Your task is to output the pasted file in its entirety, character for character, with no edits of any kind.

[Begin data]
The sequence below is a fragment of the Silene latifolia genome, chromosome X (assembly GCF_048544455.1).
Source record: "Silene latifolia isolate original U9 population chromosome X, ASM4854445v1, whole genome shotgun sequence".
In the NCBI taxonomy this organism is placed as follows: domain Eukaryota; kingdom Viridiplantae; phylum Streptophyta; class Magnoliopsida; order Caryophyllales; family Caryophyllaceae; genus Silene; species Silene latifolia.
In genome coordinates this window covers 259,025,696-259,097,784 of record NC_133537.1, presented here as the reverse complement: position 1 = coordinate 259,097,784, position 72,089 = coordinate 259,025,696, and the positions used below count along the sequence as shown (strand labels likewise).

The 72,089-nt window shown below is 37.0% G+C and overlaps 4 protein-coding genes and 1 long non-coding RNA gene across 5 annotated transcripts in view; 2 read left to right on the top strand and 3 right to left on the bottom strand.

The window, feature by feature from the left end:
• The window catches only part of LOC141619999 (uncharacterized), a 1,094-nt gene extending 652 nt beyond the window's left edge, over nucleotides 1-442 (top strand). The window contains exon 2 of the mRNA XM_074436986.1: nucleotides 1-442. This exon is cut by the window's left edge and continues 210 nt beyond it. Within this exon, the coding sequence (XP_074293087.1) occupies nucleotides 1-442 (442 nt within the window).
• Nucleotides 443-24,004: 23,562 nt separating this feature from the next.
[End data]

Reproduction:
The sequence below is a fragment of the Silene latifolia genome, chromosome X (assembly GCF_048544455.1).
Source record: "Silene latifolia isolate original U9 population chromosome X, ASM4854445v1, whole genome shotgun sequence".
In the NCBI taxonomy this organism is placed as follows: domain Eukaryota; kingdom Viridiplantae; phylum Streptophyta; class Magnoliopsida; order Caryophyllales; family Caryophyllaceae; genus Silene; species Silene latifolia.
In genome coordinates this window covers 259,025,696-259,097,784 of record NC_133537.1, presented here as the reverse complement: position 1 = coordinate 259,097,784, position 72,089 = coordinate 259,025,696, and the positions used below count along the sequence as shown (strand labels likewise).

The 72,089-nt window shown below is 37.0% G+C and overlaps 4 protein-coding genes and 1 long non-coding RNA gene across 5 annotated transcripts in view; 2 read left to right on the top strand and 3 right to left on the bottom strand.

The window, feature by feature from the left end:
• The window catches only part of LOC141619999 (uncharacterized), a 1,094-nt gene extending 652 nt beyond the window's left edge, over nucleotides 1-442 (top strand). The window contains exon 2 of the mRNA XM_074436986.1: nucleotides 1-442. This exon is cut by the window's left edge and continues 210 nt beyond it. Within this exon, the coding sequence (XP_074293087.1) occupies nucleotides 1-442 (442 nt within the window).
• Nucleotides 443-24,004: 23,562 nt separating this feature from the next.